Teaching Inclusively in Higher Education
This book is designed for higher education instructors. The focus of the book is to assist all faculty instructors in higher education to better meet the needs of their student populations. It addresses the major issue of higher education teaching today: the need to reach all higher education students using active learning strategies. Higher education today is rapidly changing and faculty members are being presented with new types of students: ones who often have clear goals for bettering themselves, but at the same time lack what might have been considered to be basic skills necessary for success in a college or university setting. Instructors today must reach and bring all students into the college or university setting in an inclusive manner. The emphasis of this book is on student-focused strategies for teaching inclusively. This book will provide valuable strategies and practical techniques for instructors to develop inclusive college classrooms that promote the learning of all students.
The audience targeted will be all instructors who work with higher education students, including students in community colleges and vocational institutions. The book is designed to be mainly practical instructional strategies with limited theoretical text and references. At the same time, major theories will be included to demonstrate why specific approaches are recommended. Although the authors and editors are from the field of education, the book is particularly valuable for all college instructors without a background in the discipline of education.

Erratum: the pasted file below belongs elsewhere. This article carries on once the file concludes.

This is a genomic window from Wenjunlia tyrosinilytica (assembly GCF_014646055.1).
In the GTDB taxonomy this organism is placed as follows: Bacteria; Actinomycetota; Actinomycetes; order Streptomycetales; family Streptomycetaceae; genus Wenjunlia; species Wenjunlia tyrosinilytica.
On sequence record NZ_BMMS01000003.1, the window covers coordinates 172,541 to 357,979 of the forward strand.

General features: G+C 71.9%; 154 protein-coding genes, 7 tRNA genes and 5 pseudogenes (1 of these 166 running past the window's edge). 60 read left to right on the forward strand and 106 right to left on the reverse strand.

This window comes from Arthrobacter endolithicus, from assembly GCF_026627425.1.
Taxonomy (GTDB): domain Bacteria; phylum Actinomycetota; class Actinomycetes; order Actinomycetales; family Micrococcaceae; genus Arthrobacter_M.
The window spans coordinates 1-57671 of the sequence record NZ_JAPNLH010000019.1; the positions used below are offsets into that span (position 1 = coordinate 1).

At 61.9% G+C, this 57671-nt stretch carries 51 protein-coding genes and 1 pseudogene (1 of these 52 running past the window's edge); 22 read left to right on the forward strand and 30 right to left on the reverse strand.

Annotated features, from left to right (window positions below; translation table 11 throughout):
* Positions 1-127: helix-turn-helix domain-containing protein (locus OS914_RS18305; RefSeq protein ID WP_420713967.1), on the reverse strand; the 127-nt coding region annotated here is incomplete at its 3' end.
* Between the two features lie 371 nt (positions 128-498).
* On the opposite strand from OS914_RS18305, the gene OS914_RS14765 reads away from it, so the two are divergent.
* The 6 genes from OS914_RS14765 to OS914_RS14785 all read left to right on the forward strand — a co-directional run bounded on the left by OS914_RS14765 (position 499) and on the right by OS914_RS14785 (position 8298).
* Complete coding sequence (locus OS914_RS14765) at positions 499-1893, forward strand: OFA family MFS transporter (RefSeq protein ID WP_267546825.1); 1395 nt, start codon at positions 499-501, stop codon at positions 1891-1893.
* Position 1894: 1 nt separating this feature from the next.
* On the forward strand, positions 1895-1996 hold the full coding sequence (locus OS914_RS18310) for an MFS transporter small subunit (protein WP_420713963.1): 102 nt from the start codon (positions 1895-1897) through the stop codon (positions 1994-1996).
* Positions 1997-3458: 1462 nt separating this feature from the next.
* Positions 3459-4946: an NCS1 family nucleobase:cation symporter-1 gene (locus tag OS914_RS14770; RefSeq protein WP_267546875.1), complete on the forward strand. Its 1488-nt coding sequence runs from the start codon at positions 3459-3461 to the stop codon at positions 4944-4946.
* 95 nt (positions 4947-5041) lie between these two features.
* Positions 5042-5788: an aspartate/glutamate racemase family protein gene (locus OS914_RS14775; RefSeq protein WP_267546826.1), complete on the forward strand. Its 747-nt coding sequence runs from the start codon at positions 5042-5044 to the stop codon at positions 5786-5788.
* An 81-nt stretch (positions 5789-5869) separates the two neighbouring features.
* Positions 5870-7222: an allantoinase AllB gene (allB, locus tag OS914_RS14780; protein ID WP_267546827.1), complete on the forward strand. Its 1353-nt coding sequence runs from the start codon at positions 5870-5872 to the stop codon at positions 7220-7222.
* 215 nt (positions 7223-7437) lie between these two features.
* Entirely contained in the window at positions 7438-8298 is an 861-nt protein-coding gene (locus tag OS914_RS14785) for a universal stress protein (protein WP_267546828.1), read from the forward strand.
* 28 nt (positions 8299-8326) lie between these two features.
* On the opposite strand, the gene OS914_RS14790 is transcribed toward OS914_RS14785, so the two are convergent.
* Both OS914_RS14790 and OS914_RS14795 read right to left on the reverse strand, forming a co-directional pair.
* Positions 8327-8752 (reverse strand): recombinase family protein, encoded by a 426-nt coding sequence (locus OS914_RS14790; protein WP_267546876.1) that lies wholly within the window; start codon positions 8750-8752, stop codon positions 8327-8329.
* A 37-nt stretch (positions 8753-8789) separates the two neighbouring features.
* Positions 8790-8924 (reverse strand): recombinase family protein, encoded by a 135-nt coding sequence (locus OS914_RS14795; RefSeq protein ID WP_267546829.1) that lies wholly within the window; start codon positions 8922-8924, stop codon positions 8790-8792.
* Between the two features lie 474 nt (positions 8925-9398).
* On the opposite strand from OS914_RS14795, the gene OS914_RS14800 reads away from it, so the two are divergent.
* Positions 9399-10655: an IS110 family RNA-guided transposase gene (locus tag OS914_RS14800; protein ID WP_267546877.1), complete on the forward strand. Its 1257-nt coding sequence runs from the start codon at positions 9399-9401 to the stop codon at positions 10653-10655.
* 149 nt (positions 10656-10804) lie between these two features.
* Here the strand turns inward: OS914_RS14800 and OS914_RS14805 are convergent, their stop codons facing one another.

PART 1: STUDENTS AS DIVERSE INDIVIDUALS AND MEMBERS OF INCLUSIVE GROUPS 1. A Student-Centered Approach to College Classrooms, Moira A. Fallon and Susan C. Brown. 2. Students as Cultural Beings, Susan C. Brown. 3. When Reading in College is a Problem: What Really Matters? Alexander B. Casareno. PART II: INCLUSIVE INSTRUCTORS AS STRATEGIC LEADERS AND COLEARNERS 4. Changing Instructional Strategies and Methods to Meet the Needs of All Learners, Moira A. Fallon. 5. The Changing Role of Instructors as Both Leaders and Learners, Paul T. Parkison. 6. Using Language Successfully in the College Classroom, Ellyn L. Arwood and Joanna R. Kaakinen. PART III: TECHNOLOGICAL CLASSROOM CLIMATES AS INCLUSIVE LEARNING COMMUNITIES 7. Technology Connecting Curriculum, Instruction, and Assessment, Mark C. Geary. 8. Reaching Students through a Virtual Community, Shelley B. Harris, Jennifer C. Wilson and Jacqueline M. Ferguson. 9. The Technological Age of Teaching, Michelle Pulaski Behling and Beth Gordon Klingner. 10. Applications to Inclusive College Classrooms, Moira A. Fallon, Susan C. Brown, and Alexander B. Casareno Authors’ Biographies
"Teaching Inclusively in Higher Education (2010) is a book that surpasses expectations in terms of practicality and applicability. More a guide than a loose set of examples, each chapter provides readers with a hands-on approach to inclusive teaching practices. Based on the need to shift teaching and learning methods to reflect the diversity in student population, this text creates a space, which characterizes and utilizes difference as a learning tool instead of a learning detractor." Robyn Sheridan & Saran Donahoo Southern Illinois University—Carbondale in Education Review (Read full review)
"Moira A. Fallon and Susan C. Brown's Technical Inclusively in Higher Education is a collaborative volume written by scholars in the field of education interested in pedagogical methods and strategies that make learning accessible to a more diversified college population. College faculty and instructors who sense that their classroom environments are increasingly complex in ways difficult to parse and educators perplexed by institutional pressures to change time-honored teaching methods will find the book illuminates the increasing diversity of student learners and the orientation of education scholars assessing its implications for teaching." Miriam Y. Perkins Emmanuel Christian Seminary
Web price: $39.09 (Reg. 45.99)
Web price: $73.09 (Reg. 85.99)
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